LINDA RIVERA V SVRC INDUSTRIES INC (Authored Opinion)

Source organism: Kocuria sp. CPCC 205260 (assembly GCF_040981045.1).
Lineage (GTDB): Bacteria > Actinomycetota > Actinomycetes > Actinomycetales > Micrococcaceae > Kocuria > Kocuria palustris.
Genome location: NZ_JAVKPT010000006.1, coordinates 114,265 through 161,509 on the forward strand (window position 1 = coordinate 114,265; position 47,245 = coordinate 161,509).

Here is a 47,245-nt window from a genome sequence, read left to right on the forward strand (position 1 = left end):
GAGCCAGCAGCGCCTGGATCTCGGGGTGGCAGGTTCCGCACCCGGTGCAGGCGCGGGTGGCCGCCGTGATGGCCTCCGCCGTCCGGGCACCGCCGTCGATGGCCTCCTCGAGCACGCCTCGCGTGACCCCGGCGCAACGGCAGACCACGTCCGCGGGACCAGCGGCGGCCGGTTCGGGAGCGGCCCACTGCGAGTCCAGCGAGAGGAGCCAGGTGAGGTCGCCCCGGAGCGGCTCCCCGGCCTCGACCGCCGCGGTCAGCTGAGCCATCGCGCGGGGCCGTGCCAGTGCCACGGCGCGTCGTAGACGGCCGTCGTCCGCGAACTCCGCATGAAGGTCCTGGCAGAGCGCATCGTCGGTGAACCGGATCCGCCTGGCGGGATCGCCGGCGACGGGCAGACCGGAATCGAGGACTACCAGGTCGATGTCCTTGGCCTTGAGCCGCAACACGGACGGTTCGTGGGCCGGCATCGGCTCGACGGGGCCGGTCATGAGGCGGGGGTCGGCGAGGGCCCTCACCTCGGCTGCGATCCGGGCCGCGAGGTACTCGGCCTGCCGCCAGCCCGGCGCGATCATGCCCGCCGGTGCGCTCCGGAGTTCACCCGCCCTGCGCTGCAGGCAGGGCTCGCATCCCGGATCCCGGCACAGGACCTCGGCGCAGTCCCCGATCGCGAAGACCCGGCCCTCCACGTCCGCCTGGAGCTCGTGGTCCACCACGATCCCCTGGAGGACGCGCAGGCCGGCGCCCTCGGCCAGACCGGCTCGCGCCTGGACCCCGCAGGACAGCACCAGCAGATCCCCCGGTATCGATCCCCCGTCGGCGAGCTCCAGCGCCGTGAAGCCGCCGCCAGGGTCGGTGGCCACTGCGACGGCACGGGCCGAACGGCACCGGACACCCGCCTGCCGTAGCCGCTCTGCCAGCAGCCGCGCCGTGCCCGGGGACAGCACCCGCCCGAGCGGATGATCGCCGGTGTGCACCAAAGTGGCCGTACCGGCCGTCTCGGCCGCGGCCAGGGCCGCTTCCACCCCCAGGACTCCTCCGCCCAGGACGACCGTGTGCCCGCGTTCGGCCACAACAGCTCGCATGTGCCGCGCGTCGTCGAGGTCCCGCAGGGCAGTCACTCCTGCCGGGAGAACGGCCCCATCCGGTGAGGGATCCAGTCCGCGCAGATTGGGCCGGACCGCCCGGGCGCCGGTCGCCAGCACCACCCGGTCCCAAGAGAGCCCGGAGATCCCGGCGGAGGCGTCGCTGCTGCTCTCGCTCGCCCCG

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If this opinion indicates that it is “FOR PUBLICATION,” it is subject to revision until final publication in the Michigan Appeals Reports. STATE OF MICHIGAN COURT OF APPEALS LINDA RIVERA, Plaintiff-Appellee, v SVRC INDUSTRIES, INC., FOR PUBLICATION April 4, 2019 9:00 a.m. No. 341516 Saginaw Circuit Court LC No. 16-031756-NZ Defendant-Appellant. Before: M. J. KELLY, P.J., and SERVITTO and BOONSTRA, JJ. BOONSTRA, J. Defendant appeals by leave granted1 the trial court’s denial of its motion for summary disposition under MCR 2.116(C)(10) (no genuine issue of material fact) in this action alleging that defendant violated the Whistleblowers’ Protection Act (WPA), MCL 15.361 et seq., and that defendant unlawfully retaliated against plaintiff in violation of Michigan public policy. We reverse and remand for entry of an order granting summary disposition in favor of defendant. I. PERTINENT FACTS AND PROCEDURAL HISTORY Plaintiff was employed as the director of industrial operations at defendant SVRC Industries, Inc. from October 2015 to October 2016. On September 15, 2016, plaintiff conducted a disciplinary meeting with an employee, LS, who had presented with insubordination issues. According to plaintiff, LS made several statements during the meeting that plaintiff perceived to be threatening; specifically, he raised the possibility of a “revolution” in this country and alluded to the fact that he could operate a firearm, that he was not afraid to pull the trigger, and that he did not discriminate. 1 Rivera v SVRC Indus, Inc, unpublished order of the Court of Appeals, entered February 1, 2018 (Docket No. 341516). Plaintiff reported LS’s statements to defendant’s chief operating officer, Debra Snyder. Plaintiff asked Snyder whether she should report the incident to the police, and Snyder stated that she would apprise chief executive officer Dean Emerson of the situation before calling back with further instructions. After consulting with the company’s attorney, Gregory Mair, Emerson instructed Snyder not to file a police report on defendant’s behalf. Meanwhile, plaintiff sought advice from a friend at a different company, who told her to notify the police and “start a paper trail.” Plaintiff then discussed the incident with Sylvester Payne, her “on and off” significant other, who served as the chairman of defendant’s board of directors. Plaintiff also communicated with Snyder about the incident by text message. In the text messages, plaintiff reasserted her concern and inquired about whether she should contact the police. Snyder informed plaintiff that Mair had advised against filing a police report on defendant’s behalf. Plaintiff told Snyder that she had contacted Payne to discuss the incident, and Snyder responded by text message: Linda, Sylvester is not an employee of SVRC. He is a board member. Please be very careful with sharing confidential information about employees. If you want to file a personal protection order you can do so, which may mean filing a police report, but that is not what was advised by our attorney. Plaintiff acknowledged that she was never discouraged by Snyder or anyone else from reporting LS’s conduct to the police. Regardless, plaintiff never gave any indication that she was going to report the incident to the police, and apparently never took any action to do so. Emerson instructed Mair to investigate the incident. Mair spoke with plaintiff, as well as other employees who were present at the meeting with LS, between September 22 and September 28, 2016. Defendant terminated LS’s employment on October 3, 2016. On October 4, 2016, plaintiff received notice that she was being permanently laid off from her position with defendant, effective October 6, 2016, for “budgetary and economic reasons.” Plaintiff filed suit against defendant, claiming that defendant had violated MCL 15.362 of the WPA in two ways: (1) by retaliating against plaintiff when she was about to report LS’s conduct to the police and (2) by retaliating against plaintiff when she reported LS’s conduct to Mair. Plaintiff additionally claimed that defendant had unlawfully retaliated against her in violation of Michigan public policy. Defendant filed a motion for summary disposition under MCR 2.116(C)(10), which the trial court denied. This appeal followed. Following oral argument in this Court, we issued an order directing the parties to file supplemental briefs addressing whether plaintiff's communications with Mr. Mair constituted a “report” of a violation or suspected violation of law within the meaning of MCL 15.362. The parties need not address the status of Mr. Mair as a member of the State Bar of Michigan. Rather, the supplemental briefs should focus only on whether the communications in the context of this case constituted a "report" within the meaning of the statute. The parties filed supplemental briefs in accordance with that order, and we have additionally considered the arguments presented in those briefs. -2- II. STANDARD OF REVIEW We review de novo a trial court’s decision on a motion for summary disposition. Dextrom v Wexford Co, 287 Mich App 406, 416; 789 NW2d 211 (2010). Whether evidence establishes a prima facie case of retaliation under the WPA is a question of law that this Court also reviews de novo. Roulston v Tendercare (Mich), Inc, 239 Mich App 270, 279; 608 NW2d 525 (2000). Under MCR 2.116(C)(10), summary disposition is appropriate if “there is no genuine issue as to any material fact, and the moving party is entitled to judgment or partial judgment as a matter of law.” Motions for summary disposition under MCR 2.116(C)(10) test the factual sufficiency of the complaint. Maiden v Rozwood, 461 Mich 109, 120; 597 NW2d 817 (1999). “A question of fact exists when reasonable minds could differ as to the conclusions to be drawn from the evidence.” Dextrom, 287 Mich App at 416. When evaluating motions brought under this subrule, a trial court must consider—in the light most favorable to the nonmoving party—the parties’ affidavits, pleadings, depositions, admissions, and other documentary evidence. Id., citing MCR 2.116(G)(5). Such evidence is required when judgment is sought under subrule (C)(10). MCR 2.116(G)(3)(b). Motions under subrule (C)(10) “must specifically identify the issues as to which the moving party believes there is no genuine issue as to any material fact.” MCR 2.116(G)(4). The nonmoving party may not rest upon its pleading, but must set forth specific facts showing that there is a genuine issue for trial. Id. If the nonmoving party fails to do so, the moving party is entitled to judgment as a matter of law. Maiden, 461 Mich at 120. III. ANALYSIS Plaintiff’s complaint alleged three claims: (1) retaliation in violation of the WPA as a result of plaintiff allegedly being about to report LS’s conduct to the police; (2) retaliation in violation of the WPA as a result of plaintiff allegedly having actually reported LS’s conduct to Mair; and (3) retaliation in violation of Michigan public policy as a result of plaintiff’s alleged attempt to report LS’s conduct to the police and by plaintiff’s alleged refusal to conceal LS’s supposed violation of Michigan’s Anti-Terrorism Act, MCL 750.543a et seq. Defendant argues that the trial court should have granted summary disposition in its favor on all of these claims. We agree. A. WPA LEGAL PRINCIPLES The WPA protects plaintiffs who report or are about to report violations or suspected violations of law undertaken by employers and coworkers. Chandler v Dowell Schlumberger Inc, 456 Mich 395, 403; 572 NW2d 210 (1998). Under MCL 15.362: An employer shall not discharge, threaten, or otherwise discriminate against an employee regarding the employee’s compensation, terms, conditions, location, or privileges of employment because the employee . . . reports or is about to report, verbally or in writing, a violation or a suspected violation of a law or regulation or rule promulgated pursuant to law of this state, a political subdivision of this state, or the United States to a public body, unless the employee knows that the report is false, or because an employee is requested by a -3- public body to participate in an investigation, hearing, or inquiry held by that public body, or a court action. The WPA “provides protection for two types of ‘whistleblowers’: (1) those who report, or about to report, violations of law, regulation, or rule to a public body, and (2) those who are requested by a public body to participate in an investigation held by that public body or in a court action.” Henry v Detroit, 234 Mich App 405, 409; 594 NW2d 107 (1999). A “type 1 whistleblower” is someone “who, on his own initiative, takes it upon himself to communicate the employer’s wrongful conduct to a public body in an attempt to bring the, as yet hidden, violation to light to remedy the situation or harm done by the public body.” Id. at 410. “Type 2 whistleblowers” are those who “participate in a previously initiated investigation or hearing at the behest of a public body.” Id. In this case, plaintiff principally argues that she was a type 1 whistleblower, i.e., that she reported or was about to report a violation of the law to a public body.2 The parties do not dispute that plaintiff was an employee or that defendant was an employer under the act. A “public body” refers to any of the following: (i) A state officer, employee, agency, department, division, bureau, board, commission, council, authority, or other body in the executive branch of state government. (ii) An agency, board, commission, council, member, or employee of the legislative branch of state government. (iii) A county, city, township, village, intercounty, intercity, or regional governing body, a council, school district, special district, or municipal 2 In her supplemental brief on appeal, plaintiff argues for the first time that she also engaged in protected activity by participating in an investigation conducted by Mair (i.e., that she was a Type 2 whistleblower). However, a fair reading of plaintiff’s complaint does not reflect any such claim. Moreover, in opposing defendant’s motion for summary disposition in the trial court, plaintiff made no such argument, and instead effectively disclaimed any such contention (“Plaintiff claims two (2) distinct acts constitute protected activity. First, Plaintiff was about to report a violation of law to the local police department. . . . Second, Plaintiff reported Mr. Summerfield’s unlawful behavior to a licensed attorney, Gregory Mair.”) We need not consider an issue that, although it could have been, was not raised before the trial court, but was instead raised for the first time on appeal in a supplemental brief. See Booth Newspapers, Inc v Univ of Mich Bd of Regents, 444 Mich 211, 234; 507 NW2d 422 (1993). Moreover, in speaking with Mair, plaintiff did not “participate in a previously-initiated investigation or hearing at the behest of a public body.” Henry, 234 Mich App at 410 (emphasis added). To the contrary, and by her own admission, she participated in an interview at the direction of her employer, and did so only after she had already communicated her concerns to the employer. We therefore conclude in any event that plaintiff did not engage in protected activity under this prong of the WPA. -4- corporation, or a board, department, commission, council, agency, or any member or employee thereof. (iv) Any other body which is created by state or local authority or which is primarily funded by or through state or local authority, or any member or employee of that body. (v) A law enforcement agency or any member or employee of a law enforcement agency. (vi) The judiciary and any member or employee of the judiciary. [MCL 15.361(d)(i) through (vi).] To survive summary disposition on a claim for retaliation in violation of the WPA, a plaintiff must establish a prima facie case. McNeill-Marks v MidMichigan Med Ctr-Gratiot, 316 Mich App 1, 16-17; 891 NW2d 528 (2016). This Court has outlined three elements a plaintiff must establish in order to carry his or her burden of making out a prima facie case for retaliation under the WPA: (1) The employee was engaged in one of the protected activities listed in the provision. (2) [T]he employee was discharged, threatened, or otherwise discriminated against regarding his or her compensation, terms, conditions, location, or privileges of employment. (3) A causal connection exists between the employee’s protected activity and the employer’s act of discharging, threatening, or otherwise discriminating against the employee. [Wurtz v Beecher Metro Dist, 495 Mich 242, 250-252; 848 NW2d 121 (2014).] To establish a prima facie case, a plaintiff can rely on either direct or circumstantial evidence of retaliation. Id. at 17. Direct evidence of retaliation is evidence that, if believed, requires the conclusion that retaliatory animus was “at least a motivating factor in the employer’s actions.” Id. at 18 (citation omitted). Our Supreme Court has stated with regard to circumstantial evidence of retaliation that: Absent direct evidence of retaliation, a plaintiff must rely on indirect evidence of his or her employer’s unlawful motivations to show that a causal link exists between the whistleblowing act and the employer’s adverse employment action. A plaintiff may present a rebuttable prima facie case on the basis of proofs from which a factfinder could infer that the plaintiff was the victim of unlawful [retaliation]. [Debano-Griffin v Lake Co, 493 Mich 167, 173, 176; 828 NW2d 634 (2013) (quotation marks and citation omitted).] Consequently, circumstantial evidence of retaliation requires the application of the framework set forth in McDonnell-Douglas Corp v Green, 411 US 792; 93 S Ct 1817; 36 L Ed 2d 668 (1973). That is, where a plaintiff presents circumstantial evidence of retaliation, the burden then -5- shifts to the defendant to rebut the presumption of a causal connection by articulating a legitimate business reason for its adverse employment action. McNeill-Marks, 316 Mich App at 18. If the defendant offers such a reason, the burden shifts back to the plaintiff to show that a genuine issue of material fact still exists by showing that “ ‘a reasonable fact-finder could still conclude that the plaintiff’s protected activity was a motivating factor for the employer’s adverse action, i.e., that the employer’s articulated legitimate reason was a pretext disguising unlawful animus.’ ” Id., quoting Debano-Griffin, 493 Mich at 176 (quotation marks omitted). This Court has explained: “A plaintiff can establish that a defendant’s articulated legitimate . . . reasons are pretexts (1) by showing the reasons had no basis in fact, (2) if they have a basis in fact, by showing that they were not the actual factors motivating the decision, or (3) if they were factors, by showing that they were jointly insufficient to justify the decision.” [McNeill-Marks, 316 Mich App at 18, quoting Feick v Monroe Co, 229 Mich App 335, 343; 582 NW2d 207 (1998) (ellipsis in original).] B. PLAINTIFF’S “ABOUT TO REPORT” CLAIM Defendant argues that the trial court should have granted summary disposition in its favor on plaintiff’s “about to report” claim under the WPA because plaintiff presented no evidence that she was about to report LS’s conduct to the police. We agree. An employee may satisfy the first element of the prima facie case analysis by demonstrating that he or she was “about to report” a suspected violation of law to a public body. Shallal v Catholic Social Servs of Wayne Co, 455 Mich 604, 610; 566 NW2d 571 (1997). Our Supreme Court has noted that “Webster's defines ‘about’ as ‘on the verge of’ when followed by an infinitive, such as ‘to leave,’ or in this case, ‘to report.’ ” Shallal, 455 Mich at 612, quoting Random House Webster's College Dictionary (1995) (emphasis added). When pursuing an “about to report” claim under the WPA, a plaintiff bears the burden of proving, by clear and convincing evidence, that he or she was on the verge of reporting a suspected violation of law. Shallal, 455 Mich at 611; MCL 15.363(4). However, the plaintiff’s proof “need not consist of a concrete action to satisfy the ‘about to report’ element.” Shallal, 455 Mich at 615. The law does not require a plaintiff to explicitly state that he or she has decided to report a violation or suspected violation of the law in the immediate future in order to establish that she was “about to” report such activity. Id. at 620 n 9. However, “ ‘[a]n employer is entitled to objective notice of a report or a threat to report by the whistleblower.’ ” Roulston, 239 Mich App at 279, quoting Roberson v Occupational Health Ctrs of America, Inc, 220 Mich App 322, 326; 559 NW2d 86 (1996) (quotation marks omitted). In Shallal, 455 Mich at 621, our Supreme Court held that [the] plaintiff's express threat to the wrongdoer that she would report him if he did not straighten up, especially coupled with her other actions, was more than ample to conclude that reasonable minds could find that she was “about to report” a suspected violation of the law to the [Department of Social Services]. -6- By “other actions,” the Court was referring to the plaintiff having scheduled and attended meetings with her coworkers to discuss the reporting of their agency president’s alcohol abuse and misuse of agency funds. Id. at 606, 613-614. The Court noted that the plaintiff had made an “express threat to her employer” that she would report him to the board of directors if he did not change, and that “[c]onfronting a supervisor with a threat of a report serves to promote the public policy of whistleblower statutes. Certainly such a threat should demonstrate that the employee has an actual intent to report the violation.” Id. at 619. In Hays v Lutheran Social Servs of Mich, 300 Mich App 54, 62-64; 832 NW2d 433 (2013), the plaintiff discussed a client’s marijuana use with her supervisor, coworkers, and a Bay Area Narcotics Enforcement Team (BAYANET) official to inquire about the legal ramifications of knowing that someone was using illegal drugs and failing to report it. Id. at 57. When the BAYANET official asked if the plaintiff would like to make a report, the plaintiff declined. Id. The plaintiff’s employment was terminated when the defendant, her employer, discovered that the plaintiff had breached a client confidentiality agreement by disclosing her client’s drug use. Id. at 57-58. The plaintiff argued that the defendant had violated the WPA, claiming that she was about to report a violation or suspected violation of law. Id. at 62-64. However, this Court held that the plaintiff had failed to satisfy the protected activity element of her prima facie case because her inquiries about potential consequences did not indicate an affirmative intent to actually report her client’s behavior. Id. at 63. Instead, “[h]er conversations demonstrate[d] only that while [the] plaintiff knew about the behavior and had a sufficiently long time to report the behavior, she declined to do so.” Id. Moreover, the plaintiff in Hays never threatened to take further action, such that there was “no evidence that [the] defendant received objective notice that [the] plaintiff was about to report [her client’s] behavior to a public body.” Id. at 63-64. In this case, plaintiff’s conduct is more akin to that of the plaintiff in Hays than to that of the plaintiff in Shallal, 455 Mich at 621. Plaintiff did not, either explicitly or implicitly, threaten to report LS’s conduct. Rather, while plaintiff’s text messages and deposition testimony reveal that she believed that contacting the police was the correct course of action, the record shows only that she discussed with various people the option of filing a police report and conveyed her opinion. It does not demonstrate that, after her consultations, she had determined that filing a police report was still the best course of action or, more significantly, that she was on the verge of contacting law enforcement. See Shallal, 455 Mich at 612. Additionally, there is no evidence that defendant was ever put on notice that plaintiff was about to report LS’s conduct. Roulston, 239 Mich App at 279. For these reasons, plaintiff has failed to prove that a genuine issue of material fact existed regarding whether she had engaged in a protected activity by being about to report a violation or suspected violation of law. Shallal, 455 Mich at 610. Accordingly, the trial court erred by denying defendant summary disposition on this claim. MCR 2.116(C)(10); Maiden, 461 Mich at 120. C. PLAINTIFF’S “ACTUAL REPORT” RETALIATION CLAIM Defendant also argues that the trial court erred by denying summary disposition in its favor on plaintiff’s WPA claim premised on her communication with Mair. We agree. -7- As the trial court noted, practicing attorneys who are members of the State Bar of Michigan are considered members of a “public body” under MCL 15.361(d)(iv). McNeill-Marks 316 Mich App at 23. Based on that, the trial court concluded, albeit without further analysis, that when plaintiff discussed LS’s conduct with Mair, plaintiff had engaged in protected activity. We conclude that the trial court’s analysis did not go deep enough, and that the trial court erred in reaching that conclusion. Although McNeill does hold that a licensed attorney is a member of a “public body” for purposes of the WPA, id., it does not compel the conclusion that plaintiff’s conversation with Mair was in this case a “report” of a violation (or suspected violation) of the law. For several reasons, we conclude that it was not. First, plaintiff did not “on [her] own initiative, take it upon [herself] to communicate the employer’s wrongful conduct to a public body in an attempt to bring the, as yet hidden, violation to light.” Henry, 234 Mich App at 410. Rather, plaintiff spoke with Mair at defendant’s request.3 In other words, when she spoke with Mair, plaintiff was not an “initiator” and did not “take it upon [herself]” to communicate with Mair. Id.4 Additionally, the trial court appears to have assumed that the nature of plaintiff’s discussion with Mair was that of “reporting.” We do not agree. Indeed, the information that plaintiff conveyed to Mair was the same as that which she had already directly communicated to defendant, and that information was already known to Mair by virtue of plaintiff’s earlier communications with defendant itself. 5 As a consequence, the information was no longer “as yet hidden,” id., at the time of the communication with Mair. We conclude, in this context, that plaintiff’s communications with Mair do not constitute “reporting” under the WPA. As Justice ZAHRA noted in his dissent from the Court’s denial of leave in McNeill-Marks, see McNeill-Marks v MidMichigan Center-Gratiot, 502 Mich 851, ___; 912 NW2d 181 (2018) (ZAHRA, J., dissenting), the term “report” is not defined in the WPA. Therefore, a court may consult a dictionary to determine the plain and ordinary meaning of the term. Epps v 4 Quarters Restoration, LLC, 498 Mich 518, 529; 872 NW2d 412 (2015). Although “report” has many definitions, we conclude that the definitions most applicable in the context of the WPA are “to make a charge against” or “to make known the presence, absence, condition, etc.” of something. See Random House Webster’s College Dictionary (2d ed), p 1120. These definitions comport 3 Indeed, plaintiff affirmatively stated, both in her complaint and in her affidavit, that defendant had “required” her to meet with Mair. 4 Our decision does not rest on the motivation behind plaintiff’s communication. See Whitman v City of Burton, 493 Mich 303, 306, 313; 831 NW2d 223 (2013). 5 In her complaint, plaintiff alleged that in meeting with Mair, she “again relayed” the information that she had previously conveyed to defendant. Similarly, in her affidavit, plaintiff described her conversation with Mair as “the same conversation I had with Ms. Snyder in my text messages to her,” as a “reiteration,” and as “again indicating” what she had previously conveyed to defendant directly. In her deposition, plaintiff also acknowledged that she conveyed the same information to Mair that she had earlier conveyed to Snyder. -8- with Henry’s characterization of a type 1 whistleblower. Henry, 234 Mich App at 410. In other words, under the WPA, a plaintiff “reports” a violation of the law when he or she “makes a charge” of illegality against a person or entity, or “makes known” to a public body pertinent information related to illegality. Plaintiff in this case did neither in her conversation with Mair. Her discussion with Mair cannot reasonably be seen as “charging” LS with illegal conduct, nor did plaintiff make anything known to Mair that he did not already know by virtue of plaintiff’s earlier communications with defendant. We conclude that plaintiff at most “communicate[d] an illegality6 to a person falling under the broad definition of ‘public body’ ” and did not engage in protected activity under the WPA. McNeill-Marks, 502 Mich at ___ (ZAHRA, J., dissenting). Further, although Mair may in general terms have been a member of a “public body” under McNeill-Marks by virtue of his profession, he was also acting as defendant’s agent when plaintiff communicated with him. “A lawyer is an agent, to whom clients entrust matters, property, and information, which may be of great importance and sensitivity, and whose work is usually not subject to detailed client supervision because of its complexity.” See 1 Restatement Law Governing Lawyers, 3d, Introductory Note, p 124. “Fundamental to the existence of an agency relationship is the right to control the conduct of the agent with respect to the matters entrusted to him.” St Clair Intermediate Sch Dist v Intermediate Ed Ass’n/Mich Ed Ass’n, 458 Mich 540, 557-558; 581 NW2d 707 (1998). Therefore, when plaintiff communicated with Mair at defendant’s direction, she was, in essence, again communicating with Mair’s principal, i.e., defendant. Plaintiff’s communication with Mair cannot reasonably be termed “an attempt to bring the, as yet hidden, violation to light to remedy the situation or harm done by the violation,” Henry, 234 Mich App at 410, when (1) plaintiff had already imparted the information directly to defendant, (2) defendant had already shared the information with Mair, and (3) in further speaking with Mair, plaintiff merely repeated the same information to defendant’s agent. Consequently, plaintiff’s communication with Mair was not a “reporting” of information under the WPA. To conclude otherwise would be to transform what was a non-actionable communication (i.e., plaintiff’s communication with defendant, which is not a “public body” under the WPA) into an actionable one merely because, at defendant’s behest, plaintiff re-conveyed the same information to defendant’s attorney-agent. We cannot endorse such a strained reading of the “reporting” requirement of the protected activity element under the WPA. The trial court therefore erred by concluding that plaintiff had engaged in protected activity by communicating with Mair. But even if we were to find otherwise, we would hold that the trial court erred by concluding that plaintiff carried the burden of showing a causal connection between her communication with Mair and the resulting adverse employment action. As stated earlier, plaintiff has admitted that she told Mair what he, and defendant, already knew. Plaintiff offered no evidence before the trial court establishing a causal connection between that 6 Again, and while it is not critical to our analysis, plaintiff in this case communicated information about statements that she perceived to be threatening in nature; it is not clear that she communicated information about an “illegality” or even a “suspected illegality.” -9- communication, which was initiated at defendant’s request, and her termination. Temporal proximity, without more, is insufficient to prove a causal connection between the protected activity and adverse employment action. Debano-Griffin, 493 Mich at 177. Plaintiff’s claims under the WPA are essentially that her reaction to the incident with LS led to defendant’s decision to terminate her; however, even if true, she presented no evidence even suggesting that any “reporting” she did to Mair played a role in that decision. Indeed, plaintiff chiefly argued below, and argues on appeal, that defendant’s proffered legitimate business reason for her termination was pretextual. But defendant did not even need to offer a legitimate business reason for her termination until plaintiff carried her initial burden with respect to causation. McNeill-Marks, 316 Mich App at 18. Because there was no evidence of causation, as between her communication with Mair and her termination, plaintiff failed to carry that burden, and therefore no presumption of retaliation arose. Absent a presumption of retaliation, it simply matters not whether defendant’s offering of “budgetary and economic reasons” was factually supported. “[A] ‘plaintiff cannot simply show that the employer’s decision was wrong or mistaken, since the factual dispute at issue is whether discriminatory animus motivated the employer, not whether the employer is wise, shrewd, prudent, or competent.’ ” Debano-Griffin, 493 Mich at 180, quoting Hazle, 464 Mich at 476. For all of these reasons, we conclude that the trial court erred by denying summary disposition in favor of defendant on plaintiff’s claim under the WPA based on her communication with Mair. MCR 2.116(C)(10); Maiden, 461 Mich at 120. D. UNLAWFUL RETALIATION IN VIOLATION OF MICHIGAN PUBLIC POLICY Defendant also argues that the trial court erred when it denied summary disposition in its favor on plaintiff’s claim of unlawful retaliation in violation of public policy. Again, we agree. Termination of at-will employment is typically proscribed by public policy in Michigan in three situations: “(1) ‘adverse treatment of employees who act in accordance with a statutory right or duty,’ (2) an employee’s ‘failure or refusal to violate a law in the course of employment,’ or (3) an ‘employee’s exercise of a right conferred by a well-established legislative enactment.’ ” Kimmelman v Heather Downs Mgt Ltd, 278 Mich App 569, 573; 753 NW2d 265 (2008), quoting Suchodolski v Mich Consol Gas Co, 412 Mich 692, 695-696; 316 NW2d 710 (1982). However, where a statute already exists that prohibits a particular adverse employment action, the statute provides the exclusive remedy, and claims under Michigan public policy cannot be maintained. Kimmelman, 278 Mich App at 573. To that end, “[t]he remedies provided by the WPA are exclusive and not cumulative. Thus, when a plaintiff alleges discharge in retaliation for engaging in activity protected by the WPA, [t]he WPA provides the exclusive remedy for such retaliatory discharge and consequently preempts common-law public-policy claims arising from the same activity.” McNeill-Marks, 316 Mich App at 25 (quotation marks and citation omitted; second alteration in original). Plaintiff’s “public policy” claim that she was terminated because she “attempted to report” LS’s conduct to the police or “refused to conceal” LS’s alleged violations of the AntiTerrorism Act arises from the same activity as do her claims under the WPA. See MCL 15.362; see also McNeill-Marks, 316 Mich App at 25. Indeed, a refusal to conceal unlawful conduct from a public body is not distinguishable from reporting or being about to report that conduct to -10- a public body because there is “no logical distinction between the refusal to conceal and the report by which that refusal manifested itself; rather, the two are flip sides of the same coin.” Id. at 26. Accordingly, the trial court erred by denying summary disposition on plaintiff’s claim for retaliation in violation of public policy because they were duplicative of her claims under the WPA. MCR 2.116(C)(10); Maiden, 461 Mich at 120.7 We reverse and remand for entry of an order granting summary disposition in favor of defendant. We do not retain jurisdiction. /s/ Mark T. Boonstra /s/ Michael J. Kelly /s/ Deborah A. Servitto 7 We are not persuaded by plaintiff’s contention that her public policy claim is broader that her WPA claims because it “could include” a refusal to conceal LS’s conduct from Payne or others who are not public bodies. First, not only is there no evidence that plaintiff “refused to conceal” LS’s conduct from Payne or others, there is instead evidence that plaintiff actually disclosed that conduct to them. There is, moreover, no evidence in the record that defendant directed plaintiff not to disclose LS’s conduct to (or that plaintiff “refused” to conceal it from) anyone. Finally, Snyder’s caution to plaintiff (after she had disclosed information to Payne) to “[p]lease be very careful with sharing confidential information about employees” wholly fails to provide any basis for plaintiff’s public policy claim. -11-